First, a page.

Something was damaged in the teaching profession earlier this year: collegiality. On 30 June, the first day of industrial action in the current pensions dispute between teaching unions and the Government, some teachers either didn't turn up at school or refused to cover for colleagues. Others clocked in and did what they could to maintain "normal service".
We seek to make our schools safe havens for young people, free from the challenges they can sometimes face beyond the school gates, but we should also protect them from the immediate fallout of adult political dispute. Schools should not be disrupted by what is fast becoming an old-school, politically motivated conflict - left-wing unions against the free-market Government to the right.
Education, or at least education policy, is inherently political. That is inescapable. It is one of the reasons I teach in the independent sector, where educational decisions can be made, to a greater degree, by education professionals.
The differences teachers make to individual lives and to society must be rewarded appropriately, both in service and in retirement, but the act of taking industrial action cannot be contained within an ideological vacuum. It creates immediate and practical difficulties for children, parents, colleagues and schools. Equally, pension provision, pay and conditions all have to be grounded in economic reality.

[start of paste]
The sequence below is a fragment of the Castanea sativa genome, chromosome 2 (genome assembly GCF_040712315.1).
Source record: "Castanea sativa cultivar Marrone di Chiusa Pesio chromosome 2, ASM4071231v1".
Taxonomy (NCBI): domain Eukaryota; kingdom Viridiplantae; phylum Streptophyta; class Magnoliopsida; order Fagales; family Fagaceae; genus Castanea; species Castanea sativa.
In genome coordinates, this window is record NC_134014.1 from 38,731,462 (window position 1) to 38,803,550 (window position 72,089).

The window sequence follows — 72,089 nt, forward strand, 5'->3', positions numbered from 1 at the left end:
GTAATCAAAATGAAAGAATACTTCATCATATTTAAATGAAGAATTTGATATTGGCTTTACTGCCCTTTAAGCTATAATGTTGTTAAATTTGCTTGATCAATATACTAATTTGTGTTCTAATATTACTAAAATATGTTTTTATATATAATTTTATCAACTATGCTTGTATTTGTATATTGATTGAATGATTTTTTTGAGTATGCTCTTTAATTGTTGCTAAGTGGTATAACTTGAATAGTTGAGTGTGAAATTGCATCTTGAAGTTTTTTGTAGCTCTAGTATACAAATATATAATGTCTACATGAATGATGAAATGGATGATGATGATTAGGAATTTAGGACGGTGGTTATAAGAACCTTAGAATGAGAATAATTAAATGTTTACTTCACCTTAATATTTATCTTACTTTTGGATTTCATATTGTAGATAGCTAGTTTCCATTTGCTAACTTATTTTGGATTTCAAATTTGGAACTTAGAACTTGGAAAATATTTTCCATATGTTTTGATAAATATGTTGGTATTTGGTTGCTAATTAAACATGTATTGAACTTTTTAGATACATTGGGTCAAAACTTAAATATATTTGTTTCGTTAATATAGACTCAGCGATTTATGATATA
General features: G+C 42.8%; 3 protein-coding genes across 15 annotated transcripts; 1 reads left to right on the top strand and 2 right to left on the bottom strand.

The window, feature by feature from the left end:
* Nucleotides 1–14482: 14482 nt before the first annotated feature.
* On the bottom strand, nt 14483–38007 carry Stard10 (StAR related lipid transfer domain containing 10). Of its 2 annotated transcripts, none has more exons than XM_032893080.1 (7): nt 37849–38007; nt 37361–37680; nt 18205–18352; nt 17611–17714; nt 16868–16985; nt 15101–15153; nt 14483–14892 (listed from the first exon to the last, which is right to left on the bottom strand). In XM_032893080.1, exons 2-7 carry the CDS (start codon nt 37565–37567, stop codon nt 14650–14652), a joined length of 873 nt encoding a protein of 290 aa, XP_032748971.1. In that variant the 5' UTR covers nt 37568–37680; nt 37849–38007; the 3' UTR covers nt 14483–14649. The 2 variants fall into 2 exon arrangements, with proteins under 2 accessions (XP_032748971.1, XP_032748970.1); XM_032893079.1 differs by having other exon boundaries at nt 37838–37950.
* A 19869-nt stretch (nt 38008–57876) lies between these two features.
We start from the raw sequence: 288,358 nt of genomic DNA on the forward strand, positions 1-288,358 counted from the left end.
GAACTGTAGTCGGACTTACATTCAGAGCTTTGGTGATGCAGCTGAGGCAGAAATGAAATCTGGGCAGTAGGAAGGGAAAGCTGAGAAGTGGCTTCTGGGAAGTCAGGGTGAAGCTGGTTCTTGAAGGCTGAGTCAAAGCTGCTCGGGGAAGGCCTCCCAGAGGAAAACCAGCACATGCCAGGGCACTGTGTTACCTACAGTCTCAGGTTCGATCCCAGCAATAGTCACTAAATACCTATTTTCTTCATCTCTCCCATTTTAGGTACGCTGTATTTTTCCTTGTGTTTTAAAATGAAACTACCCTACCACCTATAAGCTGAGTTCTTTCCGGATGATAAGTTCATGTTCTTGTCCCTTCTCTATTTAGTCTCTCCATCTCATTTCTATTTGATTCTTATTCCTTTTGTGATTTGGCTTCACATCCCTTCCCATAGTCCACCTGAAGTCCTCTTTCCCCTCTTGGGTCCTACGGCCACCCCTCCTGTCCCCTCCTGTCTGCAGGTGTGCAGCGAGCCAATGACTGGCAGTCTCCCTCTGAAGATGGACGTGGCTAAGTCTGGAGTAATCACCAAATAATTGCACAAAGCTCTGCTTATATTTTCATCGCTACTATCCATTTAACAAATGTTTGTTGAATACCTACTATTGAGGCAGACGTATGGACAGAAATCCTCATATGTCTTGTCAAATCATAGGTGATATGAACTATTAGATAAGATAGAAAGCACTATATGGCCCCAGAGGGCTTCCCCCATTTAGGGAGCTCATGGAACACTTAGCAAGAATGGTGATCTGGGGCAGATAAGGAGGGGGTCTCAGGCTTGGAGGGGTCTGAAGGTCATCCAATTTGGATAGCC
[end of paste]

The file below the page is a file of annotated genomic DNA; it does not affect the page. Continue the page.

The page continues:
The industrial action in June was extremely uncomfortable. In 18 years as a teacher and latterly a deputy head, I had not experienced such strong divisions among staff and between staff and management. There have always been grumbles and disagreements, and over the years I had done more than my fair share of moaning, but I wasn't prepared for this level of hushed concerting in corners of the staffroom.
Despite media representations, on the whole schools and teachers face relatively few issues that are black or white. There are usually plenty of complex shades of grey in between. While there is much complexity in the current dispute, ultimately the taking of industrial action comes down to whether you do or you don't. A decision reveals a position with which others will either agree or disagree.
Striking and refusing to cover for striking colleagues divides staffrooms into those teachers who do and those who don't. There is no in-between. It polarises some staff from heads and leadership teams, as they seek to preserve the continuity of pupils' education and protect their school's reputation both educationally and, in the independent sector, commercially.
I remember the awkwardness in the staffroom when service was resumed on the morning after the industrial action. There was unspoken disagreement and tension. Professionalism, the demands of busy school life and the imminence of a long summer holiday meant the hatchet was buried quickly, but in recent weeks divisions have resurfaced more strongly.
Whatever the outcome of the current dispute between teaching unions and the Government, I hope it can be achieved not just satisfactorily, but also quickly, to prevent further damage to the collegiality that has always been so valuable in the teaching profession.
David Tickner is deputy head of Newcastle School for Boys. The views expressed here are personal.